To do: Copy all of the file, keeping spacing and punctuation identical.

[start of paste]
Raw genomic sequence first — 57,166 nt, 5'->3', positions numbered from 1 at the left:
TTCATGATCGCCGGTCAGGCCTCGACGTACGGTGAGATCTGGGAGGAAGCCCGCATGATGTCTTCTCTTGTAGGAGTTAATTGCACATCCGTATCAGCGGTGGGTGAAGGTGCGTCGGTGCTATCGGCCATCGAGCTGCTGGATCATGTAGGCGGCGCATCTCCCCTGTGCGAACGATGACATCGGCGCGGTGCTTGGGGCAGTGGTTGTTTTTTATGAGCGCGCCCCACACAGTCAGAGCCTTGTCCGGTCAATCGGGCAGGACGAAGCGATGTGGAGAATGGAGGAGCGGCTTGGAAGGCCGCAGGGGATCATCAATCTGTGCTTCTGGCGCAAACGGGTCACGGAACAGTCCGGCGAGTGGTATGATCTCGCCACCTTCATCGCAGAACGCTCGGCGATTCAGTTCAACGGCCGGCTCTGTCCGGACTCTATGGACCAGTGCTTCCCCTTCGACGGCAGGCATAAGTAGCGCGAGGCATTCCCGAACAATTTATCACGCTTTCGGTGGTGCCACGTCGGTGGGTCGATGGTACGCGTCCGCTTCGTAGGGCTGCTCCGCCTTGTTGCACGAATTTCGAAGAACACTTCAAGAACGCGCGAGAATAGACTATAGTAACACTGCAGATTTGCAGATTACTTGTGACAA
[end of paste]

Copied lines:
Raw genomic sequence first — 57,166 nt, 5'->3', positions numbered from 1 at the left:
TTCATGATCGCCGGTCAGGCCTCGACGTACGGTGAGATCTGGGAGGAAGCCCGCATGATGTCTTCTCTTGTAGGAGTTAATTGCACATCCGTATCAGCGGTGGGTGAAGGTGCGTCGGTGCTATCGGCCATCGAGCTGCTGGATCATGTAGGCGGCGCATCTCCCCTGTGCGAACGATGACATCGGCGCGGTGCTTGGGGCAGTGGTTGTTTTTTATGAGCGCGCCCCACACAGTCAGAGCCTTGTCCGGTCAATCGGGCAGGACGAAGCGATGTGGAGAATGGAGGAGCGGCTTGGAAGGCCGCAGGGGATCATCAATCTGTGCTTCTGGCGCAAACGGGTCACGGAACAGTCCGGCGAGTGGTATGATCTCGCCACCTTCATCGCAGAACGCTCGGCGATTCAGTTCAACGGCCGGCTCTGTCCGGACTCTATGGACCAGTGCTTCCCCTTCGACGGCAGGCATAAGTAGCGCGAGGCATTCCCGAACAATTTATCACGCTTTCGGTGGTGCCACGTCGGTGGGTCGATGGTACGCGTCCGCTTCGTAGGGCTGCTCCGCCTTGTTGCACGAATTTCGAAGAACACTTCAAGAACGCGCGAGAATAGACTATAGTAACACTGCAGATTTGCAGATTACTTGTGACAA